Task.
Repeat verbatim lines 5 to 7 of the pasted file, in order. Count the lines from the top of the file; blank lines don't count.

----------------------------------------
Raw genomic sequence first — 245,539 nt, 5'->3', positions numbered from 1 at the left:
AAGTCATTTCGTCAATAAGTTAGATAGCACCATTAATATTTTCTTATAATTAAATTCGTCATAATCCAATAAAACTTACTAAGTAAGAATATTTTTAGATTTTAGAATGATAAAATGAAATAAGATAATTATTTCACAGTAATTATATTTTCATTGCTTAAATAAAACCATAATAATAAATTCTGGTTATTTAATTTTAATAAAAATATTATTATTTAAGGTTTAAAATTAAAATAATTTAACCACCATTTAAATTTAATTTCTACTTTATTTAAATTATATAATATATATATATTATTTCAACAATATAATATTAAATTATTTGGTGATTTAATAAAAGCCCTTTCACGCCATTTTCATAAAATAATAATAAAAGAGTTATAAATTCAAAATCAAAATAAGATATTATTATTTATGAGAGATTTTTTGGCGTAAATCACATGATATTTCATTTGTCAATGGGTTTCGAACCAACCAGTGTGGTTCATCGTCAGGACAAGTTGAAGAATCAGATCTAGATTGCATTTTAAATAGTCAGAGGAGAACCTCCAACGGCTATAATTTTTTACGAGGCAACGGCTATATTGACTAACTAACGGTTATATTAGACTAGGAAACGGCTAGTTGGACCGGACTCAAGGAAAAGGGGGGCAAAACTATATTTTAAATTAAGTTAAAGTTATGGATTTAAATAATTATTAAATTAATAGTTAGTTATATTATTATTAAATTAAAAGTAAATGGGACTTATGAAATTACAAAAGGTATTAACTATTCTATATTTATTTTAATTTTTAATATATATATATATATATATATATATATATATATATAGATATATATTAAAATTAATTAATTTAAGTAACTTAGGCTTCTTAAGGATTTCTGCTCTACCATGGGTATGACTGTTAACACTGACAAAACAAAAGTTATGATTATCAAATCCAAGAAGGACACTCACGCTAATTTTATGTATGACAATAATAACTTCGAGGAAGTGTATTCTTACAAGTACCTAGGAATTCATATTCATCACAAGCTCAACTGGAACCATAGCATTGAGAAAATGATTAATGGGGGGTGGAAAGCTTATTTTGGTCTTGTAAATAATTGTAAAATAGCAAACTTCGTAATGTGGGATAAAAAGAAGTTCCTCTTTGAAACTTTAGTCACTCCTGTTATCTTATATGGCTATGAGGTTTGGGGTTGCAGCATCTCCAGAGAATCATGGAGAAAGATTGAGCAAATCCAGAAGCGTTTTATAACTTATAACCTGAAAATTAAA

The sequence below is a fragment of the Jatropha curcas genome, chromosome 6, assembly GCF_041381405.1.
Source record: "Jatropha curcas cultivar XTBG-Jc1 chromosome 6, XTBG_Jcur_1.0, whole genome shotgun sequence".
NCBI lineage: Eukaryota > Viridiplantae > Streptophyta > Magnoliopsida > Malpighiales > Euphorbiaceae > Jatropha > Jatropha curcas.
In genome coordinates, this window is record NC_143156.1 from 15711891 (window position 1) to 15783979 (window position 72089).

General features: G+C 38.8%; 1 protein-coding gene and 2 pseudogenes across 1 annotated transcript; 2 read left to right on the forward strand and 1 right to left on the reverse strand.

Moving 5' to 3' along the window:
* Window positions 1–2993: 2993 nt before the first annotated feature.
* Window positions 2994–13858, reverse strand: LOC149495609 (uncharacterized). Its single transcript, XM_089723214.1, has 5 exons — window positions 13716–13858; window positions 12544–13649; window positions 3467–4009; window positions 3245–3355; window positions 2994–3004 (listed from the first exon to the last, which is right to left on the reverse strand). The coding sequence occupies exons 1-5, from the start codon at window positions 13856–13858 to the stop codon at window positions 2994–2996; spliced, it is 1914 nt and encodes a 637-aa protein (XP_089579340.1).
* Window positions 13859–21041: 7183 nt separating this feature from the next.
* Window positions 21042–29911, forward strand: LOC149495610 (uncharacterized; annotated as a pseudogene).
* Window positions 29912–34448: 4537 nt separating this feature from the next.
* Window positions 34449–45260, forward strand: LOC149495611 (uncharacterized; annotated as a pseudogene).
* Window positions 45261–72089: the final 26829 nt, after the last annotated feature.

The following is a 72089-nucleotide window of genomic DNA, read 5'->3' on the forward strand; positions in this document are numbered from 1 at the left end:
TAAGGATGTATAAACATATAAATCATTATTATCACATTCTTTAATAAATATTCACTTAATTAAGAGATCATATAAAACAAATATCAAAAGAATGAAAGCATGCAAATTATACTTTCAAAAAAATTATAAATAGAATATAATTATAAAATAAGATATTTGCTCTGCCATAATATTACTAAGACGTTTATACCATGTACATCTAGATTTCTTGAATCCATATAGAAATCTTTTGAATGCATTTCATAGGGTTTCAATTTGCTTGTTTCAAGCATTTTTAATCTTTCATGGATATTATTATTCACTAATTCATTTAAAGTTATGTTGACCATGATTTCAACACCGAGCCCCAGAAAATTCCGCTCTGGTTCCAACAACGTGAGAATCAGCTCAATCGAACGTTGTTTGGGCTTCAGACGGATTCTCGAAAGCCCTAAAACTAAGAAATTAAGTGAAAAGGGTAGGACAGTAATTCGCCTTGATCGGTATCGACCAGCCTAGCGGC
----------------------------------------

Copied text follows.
NCBI lineage: Eukaryota > Viridiplantae > Streptophyta > Magnoliopsida > Malpighiales > Euphorbiaceae > Jatropha > Jatropha curcas.
In genome coordinates, this window is record NC_143156.1 from 15711891 (window position 1) to 15783979 (window position 72089).

General features: G+C 38.8%; 1 protein-coding gene and 2 pseudogenes across 1 annotated transcript; 2 read left to right on the forward strand and 1 right to left on the reverse strand.